Monday, October 12, 2009
Robert E. Howard's Almuric
One of the things I love about Paizo's Planet Stories line is that it brings back a lot of material that is often hard to find in today's modern shelves of the latest fads. One of those books is Almuric, Robert E. Howard's take on the whole Planetary Romance inspired by a certain hero who went to Mars...
Below will be some quotes with some ideas of how they'd fit into one of my games and how I try to keep some things in mind when I'm gaming. Page numbers come from the 1st printing Paizo edition. Spoilers may follow so beware!
"It was chance led him there, the blind instinct of the hunted thing to find a den wherein to turn at bay." (p.15)
Often, when one door closes, another opens. If the party finds themselves overmatched, the Game Master must have a plan outside of the party runs for their lives. In some instances, whole campaigns can be built in this fashion. For example, back in the day, Orcus or Necromancer Games mentioned how he'd like to start an "Iron Tower" adventure path with the characters battling gnolls in treacherous terrain that plunges both character and monster into new venues.
Having an out that is a lead in for future adventurers provides the Game Master an opportunity that he may not need, but always has ready.
"Boss Blaine could not understand that he was dealing with a man to whom his power and wealth meant nothing." (p. 17)
This one's a little close in page numbers to the previous one and also hits on a theme I've mentioned before.
Players tend to run their characters unlike how people of those times would act. They're not real living breathing characters save to the most dedicated role player and the players are often willing to take chances with a character that any normal person would find insane. The Game Master needs to be careful that when dealing plot lines and making NPCs that none of them so motivate the players to action, that the action the players take is straight out murder that thrusts the entire party into a situation that requires either a whole new group of characters of a quick change of setting.
"The tangible and material can never be as grisly as the unknown, however perilous." (p. 22)
One of the great things about H. P. Lovecraft's work is the whole theme of the unknown. That there are things man isn't meant to know. That man is at his best, ignorant of the lowly position he has in the universe.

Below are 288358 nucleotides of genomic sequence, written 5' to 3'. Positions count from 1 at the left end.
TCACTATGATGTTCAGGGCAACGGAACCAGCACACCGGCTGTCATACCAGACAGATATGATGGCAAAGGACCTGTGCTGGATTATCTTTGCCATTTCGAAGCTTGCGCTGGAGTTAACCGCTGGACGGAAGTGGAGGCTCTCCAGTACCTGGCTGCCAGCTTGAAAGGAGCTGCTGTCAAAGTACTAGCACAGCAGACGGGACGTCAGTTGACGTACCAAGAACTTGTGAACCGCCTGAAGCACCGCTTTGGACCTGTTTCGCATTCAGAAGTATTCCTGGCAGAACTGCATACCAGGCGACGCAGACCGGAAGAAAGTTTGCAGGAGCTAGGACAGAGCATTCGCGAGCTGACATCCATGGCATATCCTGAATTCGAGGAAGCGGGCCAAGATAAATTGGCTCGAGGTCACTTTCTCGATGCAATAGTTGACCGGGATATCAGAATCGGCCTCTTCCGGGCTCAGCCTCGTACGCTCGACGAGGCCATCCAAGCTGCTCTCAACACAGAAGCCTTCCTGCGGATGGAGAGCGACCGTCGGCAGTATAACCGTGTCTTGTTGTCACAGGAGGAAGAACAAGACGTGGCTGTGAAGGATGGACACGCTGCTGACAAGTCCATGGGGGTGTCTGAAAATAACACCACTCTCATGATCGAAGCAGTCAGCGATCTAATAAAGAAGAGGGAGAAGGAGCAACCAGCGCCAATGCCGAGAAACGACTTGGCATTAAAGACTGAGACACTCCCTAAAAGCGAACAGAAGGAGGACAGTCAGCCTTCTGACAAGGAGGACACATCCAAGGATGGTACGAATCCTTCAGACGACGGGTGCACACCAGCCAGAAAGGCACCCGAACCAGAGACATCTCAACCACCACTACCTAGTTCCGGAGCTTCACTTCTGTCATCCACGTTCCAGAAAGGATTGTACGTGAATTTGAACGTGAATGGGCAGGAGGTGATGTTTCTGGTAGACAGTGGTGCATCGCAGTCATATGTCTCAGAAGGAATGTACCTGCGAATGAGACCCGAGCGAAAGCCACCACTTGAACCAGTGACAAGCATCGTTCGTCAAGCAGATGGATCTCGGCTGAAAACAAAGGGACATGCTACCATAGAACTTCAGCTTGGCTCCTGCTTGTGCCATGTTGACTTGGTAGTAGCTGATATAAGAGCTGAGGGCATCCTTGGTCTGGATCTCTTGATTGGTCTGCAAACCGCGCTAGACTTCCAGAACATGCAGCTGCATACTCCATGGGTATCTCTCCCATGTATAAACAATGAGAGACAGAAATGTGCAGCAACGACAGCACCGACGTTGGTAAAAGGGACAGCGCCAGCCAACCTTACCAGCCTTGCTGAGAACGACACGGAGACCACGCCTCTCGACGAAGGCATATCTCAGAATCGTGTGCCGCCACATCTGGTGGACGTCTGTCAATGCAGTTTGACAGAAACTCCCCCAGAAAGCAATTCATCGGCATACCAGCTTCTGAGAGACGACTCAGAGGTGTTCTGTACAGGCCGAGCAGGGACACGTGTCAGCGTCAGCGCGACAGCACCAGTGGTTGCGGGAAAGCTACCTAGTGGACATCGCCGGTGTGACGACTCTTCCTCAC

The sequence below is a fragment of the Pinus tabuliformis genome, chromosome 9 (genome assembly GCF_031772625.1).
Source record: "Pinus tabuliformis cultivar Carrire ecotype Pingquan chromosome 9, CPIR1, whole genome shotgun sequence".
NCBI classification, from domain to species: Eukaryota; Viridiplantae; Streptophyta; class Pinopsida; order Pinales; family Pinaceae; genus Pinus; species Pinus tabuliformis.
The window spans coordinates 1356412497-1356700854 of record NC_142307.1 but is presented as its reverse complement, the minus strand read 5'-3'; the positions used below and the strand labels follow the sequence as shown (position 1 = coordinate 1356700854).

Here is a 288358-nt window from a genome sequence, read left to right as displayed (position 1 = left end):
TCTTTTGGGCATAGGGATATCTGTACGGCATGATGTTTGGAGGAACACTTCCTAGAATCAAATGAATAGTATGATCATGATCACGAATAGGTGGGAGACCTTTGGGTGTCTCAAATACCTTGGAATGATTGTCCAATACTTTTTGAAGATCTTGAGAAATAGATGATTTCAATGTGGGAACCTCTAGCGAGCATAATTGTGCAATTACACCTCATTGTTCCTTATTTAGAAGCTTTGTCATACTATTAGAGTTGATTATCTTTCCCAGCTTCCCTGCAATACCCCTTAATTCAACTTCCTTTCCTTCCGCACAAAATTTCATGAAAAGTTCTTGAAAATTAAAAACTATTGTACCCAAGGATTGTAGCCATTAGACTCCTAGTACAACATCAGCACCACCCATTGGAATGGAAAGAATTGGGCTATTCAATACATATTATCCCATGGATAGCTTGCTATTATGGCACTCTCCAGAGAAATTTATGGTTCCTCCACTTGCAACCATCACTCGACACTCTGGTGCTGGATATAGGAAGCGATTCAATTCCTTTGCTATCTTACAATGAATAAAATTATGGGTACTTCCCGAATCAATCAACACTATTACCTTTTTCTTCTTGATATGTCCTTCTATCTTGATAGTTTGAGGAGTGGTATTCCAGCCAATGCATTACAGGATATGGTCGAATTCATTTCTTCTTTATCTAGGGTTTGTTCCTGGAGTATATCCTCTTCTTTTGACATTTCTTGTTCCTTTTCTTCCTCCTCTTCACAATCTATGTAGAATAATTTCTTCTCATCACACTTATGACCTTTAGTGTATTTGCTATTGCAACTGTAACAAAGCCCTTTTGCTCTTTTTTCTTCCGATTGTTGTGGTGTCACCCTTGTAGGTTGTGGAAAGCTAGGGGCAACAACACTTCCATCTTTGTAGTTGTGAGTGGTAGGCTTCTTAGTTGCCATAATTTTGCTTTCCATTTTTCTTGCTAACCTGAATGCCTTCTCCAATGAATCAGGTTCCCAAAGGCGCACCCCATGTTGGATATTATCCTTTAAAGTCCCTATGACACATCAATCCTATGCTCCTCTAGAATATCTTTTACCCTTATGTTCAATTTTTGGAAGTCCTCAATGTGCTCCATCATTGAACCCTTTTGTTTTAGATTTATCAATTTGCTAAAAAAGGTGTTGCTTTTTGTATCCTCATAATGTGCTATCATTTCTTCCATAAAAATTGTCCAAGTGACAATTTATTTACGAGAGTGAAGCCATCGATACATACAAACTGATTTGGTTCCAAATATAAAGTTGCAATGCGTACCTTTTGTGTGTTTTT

One of the great things about older Ravenloft material is how it would remind the Game Master to use description and details but not labels. Speak of an ogre's massive height and powerful frame, the low gleam of intelligence in it's eyes, the size of it's mammoth fists and the cruel edges to it's teeth, but do not actually call it an ogre. Players love to label things because they gain an accuracy of the enemy's strength.
By providing description without naming something though, while the Game Master is giving the players something solid and tangible to face, they still have the potential fear of the unknown. 3rd edition and 4th edition Dungeons and Dragons take this a long way too. Not only could an ogre be an ogre, it could be an ogre with some type of template or an ogre that is no mere soldier, but an elite brute.
"I made out only a dim gigantic shape, which somehow seemed infinitely longer than it was broad- out of natural proportions, somehow. It passed away up the vallye, and with its going, it was as if the night audibly expelled a gusty sight of relief." (pg. 32-33)
In addition to describing things that are tangible threats, the Game Master should be sure to include those that are simply beyond the ability of the characters at the moment. In the Stephen King novel and movie the Mist, there is a scene where the group witnessess a massive creature whose size makes the term behemoth seem too little. Showcase the awe of the setting, showcase the scope of the campaign. Allow players to note the hights and the lows even when they are not directly interferring with them.
Robert E. Howard wrote with an energy that was almost tangible to the reader. Make the players your readers and entrance them with description, but make sure that description not only leads to action, but leads to opportunity.